The Denver Nuggets blew out the Orlando Magic at the Pepsi Center by a score of 112-87. It was the seventh time in their first 19 games that they kept their opponents under 100 total points. It was the 11th time that the Nuggets scored more than 110 points in a game. Basically, their offense was flowing and their defense was stifling, which is the way the Nuggets need to play to be successful.

Nonetheless, the Nuggets best offensive player, Nikola Jokić, only scored six points. He only attempted seven shots and he was practically ineffective as a scorer against the helpless Magic defense.

Yet, Jokić was still effective on the offensive end with his passing and rebounding abilities. Jokić dished out 11 assists and pulled down three offensive rebounds to keep possessions alive. He finished with a stat line of six points, 10 rebounds and 11 assists along with a few steals. We have seen it time and time again, but can the Nuggets sustain success and not need to score?

It seems that everyone has an opinion in his game

Every single analyst and color commentator has dissected every Jokić’s game explaining what he needs to do to be the best asset for the team. Most think that he needs to score more, and when he only posts single-digit scoring outputs, he is lacking aggression.

While I used to think that was always the case, Jokić has shown time and time again that he does not need to score to be an effective offensive player. There are games that he lacks aggression, those times are minimal. Usually he just understands the flow of the game and he is going to do whatever it takes to help the team win, whether it’s score or pass.

Jokić affects the game in so many other ways than scoring

Jokić is the best passing big man in the league today and very well might become the greatest of all-time. He has incredible court vision and knows his personnel’s strengths. He uses that knowledge and his passing ability to get his teammates in their sweet spots where they become the most effective.

He is the main focal point of the offense whether he shoots the basketball or not. People outside of Denver do not see that his passing stats each and every possession. He usually receives the pass from the guard at the high post and allows the ball handler to set a down screen. This motion allows Michael Malone’s motion offense to flow, and then Jokić plays quarterback and assess his four different reads.

Just that motion puts the defense on their heels. They do not know what Jokić is going to do which becomes his greatest strength. I believe this little bit of mystery allows the Nugget’s offense to be so potent. If every person on the court knew Jokić was most likely going to shoot, then he would become predictable.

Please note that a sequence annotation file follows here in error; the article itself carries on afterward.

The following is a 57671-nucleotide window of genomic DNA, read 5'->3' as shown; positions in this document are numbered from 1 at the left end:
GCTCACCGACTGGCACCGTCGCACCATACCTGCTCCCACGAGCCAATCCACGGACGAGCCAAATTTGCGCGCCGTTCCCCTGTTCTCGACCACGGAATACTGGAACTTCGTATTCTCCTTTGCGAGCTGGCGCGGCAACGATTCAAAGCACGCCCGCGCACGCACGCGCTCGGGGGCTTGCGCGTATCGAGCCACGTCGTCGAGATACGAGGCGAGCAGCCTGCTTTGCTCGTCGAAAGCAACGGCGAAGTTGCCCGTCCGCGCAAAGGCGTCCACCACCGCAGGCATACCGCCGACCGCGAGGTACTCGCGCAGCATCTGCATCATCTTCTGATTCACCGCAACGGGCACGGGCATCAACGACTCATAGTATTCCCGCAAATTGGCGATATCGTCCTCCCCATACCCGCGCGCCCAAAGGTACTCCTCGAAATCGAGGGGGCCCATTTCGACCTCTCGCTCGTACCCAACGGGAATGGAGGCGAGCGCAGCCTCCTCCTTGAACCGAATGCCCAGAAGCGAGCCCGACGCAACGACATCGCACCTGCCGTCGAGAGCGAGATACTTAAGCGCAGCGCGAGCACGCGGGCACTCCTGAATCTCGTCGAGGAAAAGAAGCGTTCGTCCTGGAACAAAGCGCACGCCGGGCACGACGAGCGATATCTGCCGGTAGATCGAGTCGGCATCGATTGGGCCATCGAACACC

The final verdict

Jokić is able to go out their and drop 40+ whenever he wants. He can shoot from deep, the mid-range and he can finish all around the rim. He has great footwork and comfort-ability in the post that he is an opposing centers worst nightmare. Yet, he does not need to showcase that each night to be the most effective player on the court. His passing causes just enough havoc for defenses, so the idea that Jokić needs to score to be effective can be put to rest.

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Author Details
Content Creator at Armchair Denver Nuggets The Armchair All-Americans, LLC
I was born in Denver, Colorado and always aspired to be the first NBA player out of my little suburb south of Denver. Well, the NBA nor most DI programs were not looking for a 6’1 dude who played in the post all four years of high school. Despite falling a bit short of the NBA/DI goal, I did play collegiately at Colorado College from 2013 to 2015. As I grew up and I began to understand the game a bit more, I devoted my fandom to the Denver Nuggets. I have stood by their side through all of their ups and downs for the past 12 years. However, I know that year 13 is going to be a bit different as this team is on the fringe of becoming very special.
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Content Creator at Armchair Denver Nuggets The Armchair All-Americans, LLC
I was born in Denver, Colorado and always aspired to be the first NBA player out of my little suburb south of Denver. Well, the NBA nor most DI programs were not looking for a 6’1 dude who played in the post all four years of high school. Despite falling a bit short of the NBA/DI goal, I did play collegiately at Colorado College from 2013 to 2015. As I grew up and I began to understand the game a bit more, I devoted my fandom to the Denver Nuggets. I have stood by their side through all of their ups and downs for the past 12 years. However, I know that year 13 is going to be a bit different as this team is on the fringe of becoming very special.

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